Wednesday, November 18, 2015

The Appropriate Term Is "Violent Jihadists"

Since the last Democratic presidential candidates' debate last on Saturday, I have been thinking about what is the proper term for those who carried out the attack in Paris.  Of course there is the specific group with which they are affiliated, which is best labeled "Da'esh," which is the Arabic name for them (from an acronym).  "Islamic State" and its relatives "ISIS" and "ISIL," which are competing acronyms granting them this "statehood," that they do not deserve are inappropriate.

But the more difficult question is the one that was posed at the beginning of the debate to the candidates: do you join the Republicans in calling the broader movement "radical Islam"?  While they sort of muddled things by saying that one should not "oppose all Muslims," that is not of course what the term "radical Islam" means, although it is not unreasonable to see that many completely peaceful Muslims might be offended by its use.  More precisely, however, the issue is violence.  So, there may well be Muslims who follow "radical" interpretations of Islam.  But such interpretations do not necessarily mean that these people support violently attacking innocent people as the those killing people in Paris were doing (as well as those killing people in Beirut a few days earlier).  While there may be some "radical economists" who support violent actions, most do not.  The word "radical" does not necessarily imply violence, even when attached to the word "Islam."

So what about "jihadi," the term used by Hillary Clinton in responding to the question?  Well, the problem here is that there is more than one meaning to the word "jihad" as it is used in the Qur'an. So, yes, those engaging in war for Islam get this label, but the more frequent use of the term has been to mean an internal spiritual struggle, a struggle that has nothing whatsoever to do with violence.  So, using the term "jihadi" also has problems. 

This extends arguably also to the slightly better term that Martin O'Malley used, "radical jihadi," which suffers from both of the problems noted above.  Neither term unequivocally implies the aggressive violence directed at innocent persons that is what is the real problem here.  Again, a radical jihadi could be someone who is engaged in an internal spiritual struggle, but one that is very profound and wrenching, a radical struggle that goes to their roots, but one that involves no violence.

So, I propose that the proper term is "violent jihadi."  This implies someone who is engaging in violent action for the purpose of religious war who also happens to be Muslim.  I  doubt these politicians will  pick up on this, but this term is accurate and I would also hope inoffensive.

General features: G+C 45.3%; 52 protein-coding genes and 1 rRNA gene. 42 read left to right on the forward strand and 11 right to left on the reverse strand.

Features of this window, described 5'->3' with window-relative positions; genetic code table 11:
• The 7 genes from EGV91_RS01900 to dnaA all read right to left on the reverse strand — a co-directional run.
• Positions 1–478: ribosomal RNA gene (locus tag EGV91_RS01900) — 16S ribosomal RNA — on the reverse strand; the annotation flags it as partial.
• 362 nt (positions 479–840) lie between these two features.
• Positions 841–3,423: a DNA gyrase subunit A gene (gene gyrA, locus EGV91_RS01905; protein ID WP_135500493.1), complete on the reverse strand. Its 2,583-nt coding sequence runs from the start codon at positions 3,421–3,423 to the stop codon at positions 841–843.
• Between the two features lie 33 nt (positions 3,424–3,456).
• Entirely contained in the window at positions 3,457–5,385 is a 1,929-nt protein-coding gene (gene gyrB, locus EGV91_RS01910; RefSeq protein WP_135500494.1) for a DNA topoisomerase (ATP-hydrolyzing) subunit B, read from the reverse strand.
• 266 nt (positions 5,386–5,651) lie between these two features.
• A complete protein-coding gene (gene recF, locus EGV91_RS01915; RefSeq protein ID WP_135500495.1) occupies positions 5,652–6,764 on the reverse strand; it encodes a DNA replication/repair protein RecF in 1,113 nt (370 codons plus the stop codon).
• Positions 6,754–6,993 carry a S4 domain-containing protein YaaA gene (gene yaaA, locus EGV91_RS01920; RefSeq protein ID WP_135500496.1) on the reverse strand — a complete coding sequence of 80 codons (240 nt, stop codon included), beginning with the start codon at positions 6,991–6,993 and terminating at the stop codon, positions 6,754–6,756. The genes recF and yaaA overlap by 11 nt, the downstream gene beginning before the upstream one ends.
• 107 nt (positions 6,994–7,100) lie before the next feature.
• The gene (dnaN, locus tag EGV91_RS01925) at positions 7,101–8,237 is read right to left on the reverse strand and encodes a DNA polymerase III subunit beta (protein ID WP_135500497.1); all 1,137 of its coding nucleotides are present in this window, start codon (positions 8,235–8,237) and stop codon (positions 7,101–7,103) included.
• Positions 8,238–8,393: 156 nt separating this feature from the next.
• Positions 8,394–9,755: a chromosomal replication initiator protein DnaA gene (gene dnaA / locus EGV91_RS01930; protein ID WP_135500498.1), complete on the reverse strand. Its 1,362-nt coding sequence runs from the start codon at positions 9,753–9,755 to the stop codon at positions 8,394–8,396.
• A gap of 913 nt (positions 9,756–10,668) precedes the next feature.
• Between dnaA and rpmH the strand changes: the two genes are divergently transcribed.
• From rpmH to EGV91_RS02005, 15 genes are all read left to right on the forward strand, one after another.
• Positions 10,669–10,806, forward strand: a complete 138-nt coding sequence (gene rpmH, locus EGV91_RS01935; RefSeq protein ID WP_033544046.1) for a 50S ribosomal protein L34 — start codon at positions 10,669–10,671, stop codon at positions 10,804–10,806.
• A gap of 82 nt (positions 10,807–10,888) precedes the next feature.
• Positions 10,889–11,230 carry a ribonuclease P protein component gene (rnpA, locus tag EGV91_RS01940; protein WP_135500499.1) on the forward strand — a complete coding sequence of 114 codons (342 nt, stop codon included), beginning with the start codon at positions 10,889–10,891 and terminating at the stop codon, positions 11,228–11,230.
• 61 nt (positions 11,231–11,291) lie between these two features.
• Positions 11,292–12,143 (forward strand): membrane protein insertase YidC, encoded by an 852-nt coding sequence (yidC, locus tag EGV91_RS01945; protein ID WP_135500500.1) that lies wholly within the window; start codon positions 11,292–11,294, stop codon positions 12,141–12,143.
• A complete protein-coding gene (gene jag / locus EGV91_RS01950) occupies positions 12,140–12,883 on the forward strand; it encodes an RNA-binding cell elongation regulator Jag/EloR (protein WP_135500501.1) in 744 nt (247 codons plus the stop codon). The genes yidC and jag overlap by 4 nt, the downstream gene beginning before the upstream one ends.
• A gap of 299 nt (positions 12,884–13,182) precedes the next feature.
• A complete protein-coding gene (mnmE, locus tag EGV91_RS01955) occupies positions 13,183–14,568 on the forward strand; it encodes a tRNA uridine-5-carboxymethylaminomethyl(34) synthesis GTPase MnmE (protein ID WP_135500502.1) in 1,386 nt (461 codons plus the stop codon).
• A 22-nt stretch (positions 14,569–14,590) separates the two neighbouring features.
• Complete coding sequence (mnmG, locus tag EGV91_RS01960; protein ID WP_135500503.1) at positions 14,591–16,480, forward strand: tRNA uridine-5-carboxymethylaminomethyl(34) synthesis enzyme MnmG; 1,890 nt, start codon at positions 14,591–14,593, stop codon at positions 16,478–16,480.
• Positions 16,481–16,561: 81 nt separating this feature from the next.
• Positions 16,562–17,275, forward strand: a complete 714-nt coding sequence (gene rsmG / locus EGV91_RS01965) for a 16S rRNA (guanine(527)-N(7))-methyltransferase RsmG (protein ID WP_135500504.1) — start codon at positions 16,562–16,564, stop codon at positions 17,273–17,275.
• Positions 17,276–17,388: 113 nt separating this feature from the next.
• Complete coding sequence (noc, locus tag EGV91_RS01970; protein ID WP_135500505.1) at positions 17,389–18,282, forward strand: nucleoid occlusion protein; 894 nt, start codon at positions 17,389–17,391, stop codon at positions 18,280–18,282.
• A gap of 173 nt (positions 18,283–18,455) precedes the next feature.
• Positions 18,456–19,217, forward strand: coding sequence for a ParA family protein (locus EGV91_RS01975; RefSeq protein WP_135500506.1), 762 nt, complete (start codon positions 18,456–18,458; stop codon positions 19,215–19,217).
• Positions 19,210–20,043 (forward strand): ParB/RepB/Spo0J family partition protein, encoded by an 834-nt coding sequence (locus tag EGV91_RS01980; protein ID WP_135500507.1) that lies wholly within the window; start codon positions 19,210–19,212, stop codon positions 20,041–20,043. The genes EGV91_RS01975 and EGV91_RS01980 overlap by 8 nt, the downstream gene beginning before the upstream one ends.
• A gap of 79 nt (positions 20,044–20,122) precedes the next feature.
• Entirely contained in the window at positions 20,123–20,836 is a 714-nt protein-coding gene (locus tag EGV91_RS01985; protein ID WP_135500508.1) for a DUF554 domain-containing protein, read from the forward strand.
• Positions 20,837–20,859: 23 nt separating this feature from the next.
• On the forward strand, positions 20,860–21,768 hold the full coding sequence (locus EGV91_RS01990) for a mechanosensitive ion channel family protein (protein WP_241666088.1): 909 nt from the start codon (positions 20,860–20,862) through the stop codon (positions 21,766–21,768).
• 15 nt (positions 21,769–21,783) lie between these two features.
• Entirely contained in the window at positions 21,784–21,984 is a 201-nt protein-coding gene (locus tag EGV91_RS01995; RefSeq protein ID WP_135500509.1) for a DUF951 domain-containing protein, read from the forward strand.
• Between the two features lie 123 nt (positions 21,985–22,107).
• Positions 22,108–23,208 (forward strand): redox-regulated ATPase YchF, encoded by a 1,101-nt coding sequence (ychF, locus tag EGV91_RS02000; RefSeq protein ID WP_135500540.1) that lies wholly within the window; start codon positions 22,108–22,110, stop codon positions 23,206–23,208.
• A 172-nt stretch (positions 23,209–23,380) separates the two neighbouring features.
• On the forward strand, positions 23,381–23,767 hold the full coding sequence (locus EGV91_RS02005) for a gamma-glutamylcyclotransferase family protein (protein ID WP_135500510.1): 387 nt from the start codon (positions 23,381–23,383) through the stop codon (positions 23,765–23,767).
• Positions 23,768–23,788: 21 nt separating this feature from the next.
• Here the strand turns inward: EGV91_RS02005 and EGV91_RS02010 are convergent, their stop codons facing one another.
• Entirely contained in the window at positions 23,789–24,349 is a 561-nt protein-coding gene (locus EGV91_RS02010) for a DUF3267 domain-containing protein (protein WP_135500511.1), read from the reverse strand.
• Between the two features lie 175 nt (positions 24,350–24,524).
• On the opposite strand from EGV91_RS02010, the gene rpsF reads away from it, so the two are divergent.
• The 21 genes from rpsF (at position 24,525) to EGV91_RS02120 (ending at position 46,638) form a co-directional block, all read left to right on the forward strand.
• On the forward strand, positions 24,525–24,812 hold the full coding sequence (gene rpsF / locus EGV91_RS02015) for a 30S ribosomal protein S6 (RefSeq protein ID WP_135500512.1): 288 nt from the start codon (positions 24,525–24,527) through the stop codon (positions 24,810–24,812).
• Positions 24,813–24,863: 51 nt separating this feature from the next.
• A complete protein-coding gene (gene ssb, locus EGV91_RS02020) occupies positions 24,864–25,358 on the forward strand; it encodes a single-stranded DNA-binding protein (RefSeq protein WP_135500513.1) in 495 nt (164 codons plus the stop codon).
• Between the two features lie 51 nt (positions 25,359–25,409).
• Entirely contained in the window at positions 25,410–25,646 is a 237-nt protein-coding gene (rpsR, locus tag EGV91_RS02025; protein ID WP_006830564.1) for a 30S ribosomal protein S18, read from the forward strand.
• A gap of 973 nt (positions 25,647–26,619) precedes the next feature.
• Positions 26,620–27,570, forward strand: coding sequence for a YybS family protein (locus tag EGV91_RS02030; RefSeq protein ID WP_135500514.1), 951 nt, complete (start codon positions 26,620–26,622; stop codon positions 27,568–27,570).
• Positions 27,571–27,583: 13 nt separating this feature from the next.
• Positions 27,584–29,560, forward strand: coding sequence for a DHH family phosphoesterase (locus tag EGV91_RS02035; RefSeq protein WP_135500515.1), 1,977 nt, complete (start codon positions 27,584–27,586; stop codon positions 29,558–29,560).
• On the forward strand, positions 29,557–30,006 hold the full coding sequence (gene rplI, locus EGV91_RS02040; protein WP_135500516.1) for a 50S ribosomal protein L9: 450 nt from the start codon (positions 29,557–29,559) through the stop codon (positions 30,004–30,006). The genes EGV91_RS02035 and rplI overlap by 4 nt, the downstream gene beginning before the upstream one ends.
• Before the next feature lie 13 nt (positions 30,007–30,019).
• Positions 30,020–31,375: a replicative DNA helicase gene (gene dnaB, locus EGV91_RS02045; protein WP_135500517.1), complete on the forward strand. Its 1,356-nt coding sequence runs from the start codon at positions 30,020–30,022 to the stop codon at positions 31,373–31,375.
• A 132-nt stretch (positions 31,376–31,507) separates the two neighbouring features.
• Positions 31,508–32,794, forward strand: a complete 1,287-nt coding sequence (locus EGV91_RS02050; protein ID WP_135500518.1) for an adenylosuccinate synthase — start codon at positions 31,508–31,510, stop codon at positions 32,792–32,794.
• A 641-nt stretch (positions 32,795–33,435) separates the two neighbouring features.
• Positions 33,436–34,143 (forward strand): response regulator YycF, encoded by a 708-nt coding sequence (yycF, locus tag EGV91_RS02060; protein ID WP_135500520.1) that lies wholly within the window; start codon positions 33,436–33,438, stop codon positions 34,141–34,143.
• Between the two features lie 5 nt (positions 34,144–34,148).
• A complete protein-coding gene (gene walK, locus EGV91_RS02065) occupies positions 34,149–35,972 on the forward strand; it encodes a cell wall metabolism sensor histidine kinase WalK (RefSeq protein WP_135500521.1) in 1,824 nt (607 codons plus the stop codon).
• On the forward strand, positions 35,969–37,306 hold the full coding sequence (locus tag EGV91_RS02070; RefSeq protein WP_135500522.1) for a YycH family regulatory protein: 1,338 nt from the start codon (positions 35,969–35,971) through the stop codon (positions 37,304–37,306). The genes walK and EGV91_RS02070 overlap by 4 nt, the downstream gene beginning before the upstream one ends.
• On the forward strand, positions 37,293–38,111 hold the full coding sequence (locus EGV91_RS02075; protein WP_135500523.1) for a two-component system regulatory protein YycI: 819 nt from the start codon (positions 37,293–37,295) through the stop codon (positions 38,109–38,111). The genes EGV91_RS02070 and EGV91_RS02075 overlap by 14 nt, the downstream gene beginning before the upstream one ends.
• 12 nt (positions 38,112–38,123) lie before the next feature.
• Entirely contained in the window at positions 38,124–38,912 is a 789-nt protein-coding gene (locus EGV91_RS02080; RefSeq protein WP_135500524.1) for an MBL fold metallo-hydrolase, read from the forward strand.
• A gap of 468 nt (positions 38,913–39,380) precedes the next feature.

Barkley Rosser


Myrtle Blackwood said...

I like the term "violent person". That puts a "violent jihadi" on the same level as every other individual who engages in attacks against innocent others. The discussion about the motive of the attacks in France is very much secondary to what went on, as violent persons always have a motive.

Murder puts no halo around any cause.

I didn't hear anything of the events in Beirut, btw. said...

There were also around 40 people killed in attacks over two days in Baghdad, but as in Beirut, there is a "so what else is new, snore" attitude about such things.

I do think that the religious fanatic motive of these people needs to be recognized, but it needs to be made clear that they are taking a miniority view of their religion and are especially advocating and carrying out unacceptable violence. said...

Peter T.,

Sorry, you do not get it. No, I shall not withdraw it if some idiot finds it offensive. The whole point was to get an accurate term that if understood accurately and properly will not be offensive to those who are innocent. The other terms used have the potential for offending innocent people, those not advocating violence. This one nails it.

Myrtle Blackwood said...

Re: "I do think that the religious fanatic motive of these people needs to be recognized, but it needs to be made clear that they are taking a minority view..."

The motive for violence is something that should be brought to public attention - when it involves the public. But the motive doesn't need 'recognition' unless it is a response to some other entities violence; because therein lies the need to draw attention to the violence of all parties.

Whether or not a view is 'minority' or not would seem to be irrelevant.